Bremain Chair Sue Wilson writes for Yorkshire Bylines about her personal experience during the pandemic:
It’s been nine months since I last saw my mum. Having been used to monthly visits, covid measures have prevented me – like so many others – from spending precious time with family.
Taking precautions with covid
I live in Spain, my mum lives in a care home in Oxfordshire. My last visit was a week after her 90th birthday, which I missed, thanks to being stuck in quarantine.
As I write this, I am doing a further period of enforced isolation, though this time for 10 days, not 14. I say 10 days, but as the count doesn’t start till the day after arrival, it’s really 11. Leaving me three days out of my two week trip to visit mum, by appointment only, and time limited.I don’t mind the precautions the care home is taking, even the daily testing. In fact, I welcome them. I rather wish the whole country, not least the government, were half as cautious over covid.
Covid travel measures
I thought long and hard before making the decision to visit the UK, weighing up convenience, cost, and safety.
It was anticipated that on “Freedom day” in June, many covid restrictions would be lifted. Instead, any revisions were postponed for four more weeks. With Spain on the government’s amber list, and no immediate signs of that changing, travelling to England was going to mean isolation. But the alternative could mean waiting until after the new Freedom Day – expected on 19 July.
With quarantine measures expected to be dropped from amber list countries, this could mean a considerable increase in demand for flights – both into and out of the UK – and no doubt a hike in prices. With more people, comes more risk, even for those of us fully vaccinated, and on balance, I chose to come earlier and quarantine.
Although my decision has cut the time I will be able to spend visiting mum, you can’t put a price on feeling safe. Though there seem to be plenty of companies willing to take our money. My pre-flight test in Spain was quick, painless, and relatively cheap. For 40 euros, I was tested by a laboratory assistant in a white coat, and had my results fully documented in an email within two hours.
I have just posted the first of two UK tests – self-administered – during quarantine. The two tests combined cost me £175, and all that is guaranteed is that I will have the results within 48 hours of the provider receiving them in the post.
I was officially allowed to break quarantine in order to go to the nearest priority post box to return my test. The logic of that escapes me, but then the logic of many of the government’s covid measures have that same effect.
With social distancing about to be scrapped, and the wearing of masks left up to the individual, you could be forgiven for thinking that it’s perfectly safe to return to normal life. But will the British public continue to wear masks when the matter is left to their own discretion?
Wearing masks has always been about protecting others, not ourselves. Behavioural Scientist, Professor Stephen Reicher told the BBC, “I agree that people have to exercise responsibility – but not just personal responsibility, social responsibility”.
Speaking of circumstances when personal freedom affects the freedom of others, he compared mask wearing to driving. He added, “my freedom to drive fast affects your safety”, adding that the freedom not to wear a mask similarly affects the safety of others.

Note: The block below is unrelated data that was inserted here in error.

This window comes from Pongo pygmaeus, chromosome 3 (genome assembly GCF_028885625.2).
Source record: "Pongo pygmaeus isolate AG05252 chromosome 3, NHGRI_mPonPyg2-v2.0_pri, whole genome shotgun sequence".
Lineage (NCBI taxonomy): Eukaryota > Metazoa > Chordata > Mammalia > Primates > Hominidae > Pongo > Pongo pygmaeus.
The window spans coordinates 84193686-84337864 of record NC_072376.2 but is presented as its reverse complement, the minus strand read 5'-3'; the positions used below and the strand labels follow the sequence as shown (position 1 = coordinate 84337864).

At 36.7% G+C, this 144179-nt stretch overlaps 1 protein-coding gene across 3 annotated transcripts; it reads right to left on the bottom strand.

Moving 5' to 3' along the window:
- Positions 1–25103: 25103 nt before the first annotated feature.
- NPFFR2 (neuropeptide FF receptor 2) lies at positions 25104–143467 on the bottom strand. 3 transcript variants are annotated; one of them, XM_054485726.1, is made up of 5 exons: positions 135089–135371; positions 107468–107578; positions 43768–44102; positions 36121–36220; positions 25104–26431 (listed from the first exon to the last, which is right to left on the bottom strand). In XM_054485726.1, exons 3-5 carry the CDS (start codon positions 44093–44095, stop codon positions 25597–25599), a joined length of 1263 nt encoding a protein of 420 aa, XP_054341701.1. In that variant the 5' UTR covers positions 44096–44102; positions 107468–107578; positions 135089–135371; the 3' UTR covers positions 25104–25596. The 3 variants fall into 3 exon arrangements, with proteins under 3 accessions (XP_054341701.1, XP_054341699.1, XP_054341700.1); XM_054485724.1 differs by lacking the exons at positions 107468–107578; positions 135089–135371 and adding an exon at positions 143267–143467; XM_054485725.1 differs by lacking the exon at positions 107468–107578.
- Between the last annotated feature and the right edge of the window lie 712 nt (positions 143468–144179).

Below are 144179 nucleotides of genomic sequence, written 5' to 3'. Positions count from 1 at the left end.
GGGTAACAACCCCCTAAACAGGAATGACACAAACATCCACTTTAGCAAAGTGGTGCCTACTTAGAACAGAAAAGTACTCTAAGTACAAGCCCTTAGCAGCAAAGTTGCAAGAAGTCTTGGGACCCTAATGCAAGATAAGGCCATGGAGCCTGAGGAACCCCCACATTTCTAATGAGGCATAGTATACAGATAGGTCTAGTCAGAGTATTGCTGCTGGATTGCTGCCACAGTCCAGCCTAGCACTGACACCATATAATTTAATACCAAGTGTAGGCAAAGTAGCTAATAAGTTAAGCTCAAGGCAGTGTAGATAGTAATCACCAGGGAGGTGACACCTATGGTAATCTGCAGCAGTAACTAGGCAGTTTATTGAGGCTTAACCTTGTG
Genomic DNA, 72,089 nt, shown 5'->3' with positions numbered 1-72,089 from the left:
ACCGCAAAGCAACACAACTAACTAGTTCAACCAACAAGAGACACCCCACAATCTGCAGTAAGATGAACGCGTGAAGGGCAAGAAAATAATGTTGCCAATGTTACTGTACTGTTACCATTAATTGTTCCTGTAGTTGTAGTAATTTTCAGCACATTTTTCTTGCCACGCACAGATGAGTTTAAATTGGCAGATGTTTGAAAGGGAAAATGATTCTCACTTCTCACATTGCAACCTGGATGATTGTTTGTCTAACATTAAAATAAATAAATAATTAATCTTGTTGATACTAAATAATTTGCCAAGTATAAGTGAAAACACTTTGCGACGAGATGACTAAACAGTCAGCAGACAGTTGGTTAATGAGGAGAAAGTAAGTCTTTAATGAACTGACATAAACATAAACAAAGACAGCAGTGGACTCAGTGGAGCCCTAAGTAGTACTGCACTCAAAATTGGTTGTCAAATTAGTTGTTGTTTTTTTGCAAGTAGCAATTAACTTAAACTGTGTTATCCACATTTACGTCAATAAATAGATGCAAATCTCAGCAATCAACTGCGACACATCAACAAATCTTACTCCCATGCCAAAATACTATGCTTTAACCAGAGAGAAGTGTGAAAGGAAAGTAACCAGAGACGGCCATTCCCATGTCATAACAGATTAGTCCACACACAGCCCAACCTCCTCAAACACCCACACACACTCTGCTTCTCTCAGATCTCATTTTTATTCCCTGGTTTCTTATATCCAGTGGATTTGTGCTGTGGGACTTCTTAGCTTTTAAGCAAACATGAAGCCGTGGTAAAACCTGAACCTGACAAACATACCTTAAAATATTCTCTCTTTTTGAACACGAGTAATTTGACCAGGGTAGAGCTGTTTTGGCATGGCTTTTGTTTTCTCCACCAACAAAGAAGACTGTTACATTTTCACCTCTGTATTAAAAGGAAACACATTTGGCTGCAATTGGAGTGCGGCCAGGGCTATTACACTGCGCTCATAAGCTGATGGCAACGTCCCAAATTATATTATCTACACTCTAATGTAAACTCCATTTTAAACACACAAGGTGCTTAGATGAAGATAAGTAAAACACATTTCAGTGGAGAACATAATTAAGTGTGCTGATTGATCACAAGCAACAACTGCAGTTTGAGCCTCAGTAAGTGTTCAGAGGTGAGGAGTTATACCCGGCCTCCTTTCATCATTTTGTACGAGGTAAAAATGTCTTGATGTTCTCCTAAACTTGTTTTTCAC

Speaking for transport industry union Unite, Bobby Morton said any lifting of requirements for the wearing of face coverings on public transport would be “an act of gross negligence”.
Covid is not like the flu
The new Health Secretary, Sajid Javid, seems keen to put freedom and wealth before health. He does know he’s not Chancellor anymore, doesn’t he? By all accounts, we all now have to “learn to live” with covid – like we live with the flu.
But covid is not the flu, and nobody, to my knowledge, has been seriously ill for months on end, or suffered long-term damaging effects, from “long flu”. I also don’t remember the entire population being recommended to be vaccinated against the flu or having to self-isolate.
👇🏼 New UK health minister saying COVID is like flu. Same position 18 months into the pandemic. 😩 We didn’t have to vaccinate the entire adult population against flu, or do mass community testing, or have lockdowns bc hospitals full. I don’t understand this analogy. https://t.co/2w15dwpuYE
— Prof. Devi Sridhar (@devisridhar) July 4, 2021
The fact that covid is spreading amongst the younger, unvaccinated population, or that case numbers are the highest they have been for many months, is nothing for us to be concerned about apparently, at least according to Javid or the prime minister.
Despite rising hospitalisations, they point to the low number of daily deaths, comparatively speaking, as if that is the only measure worth consideration.
It may be the case that the vaccination programme is having an impact on the relationship between case numbers and deaths. We certainly hope so. But isn’t it too soon to know for sure? Have the government given up any pretence and decided to carry out its earlier, and supposedly soundly rejected herd immunity policy.
Learning to live with covid
Though not quite what the government had in mind, I am learning to live with covid measures. Measures that will restrict my movement, my proximity to others and my freedoms. I shall continue to wear a mask, not for my own benefit, but for the benefit of others.
We are going to have to learn to live with covid, say the government – even as it mutates and becomes more dangerous. Not easy, but perhaps not as tough as learning to live with this government – even as it mutates and becomes more dangerous.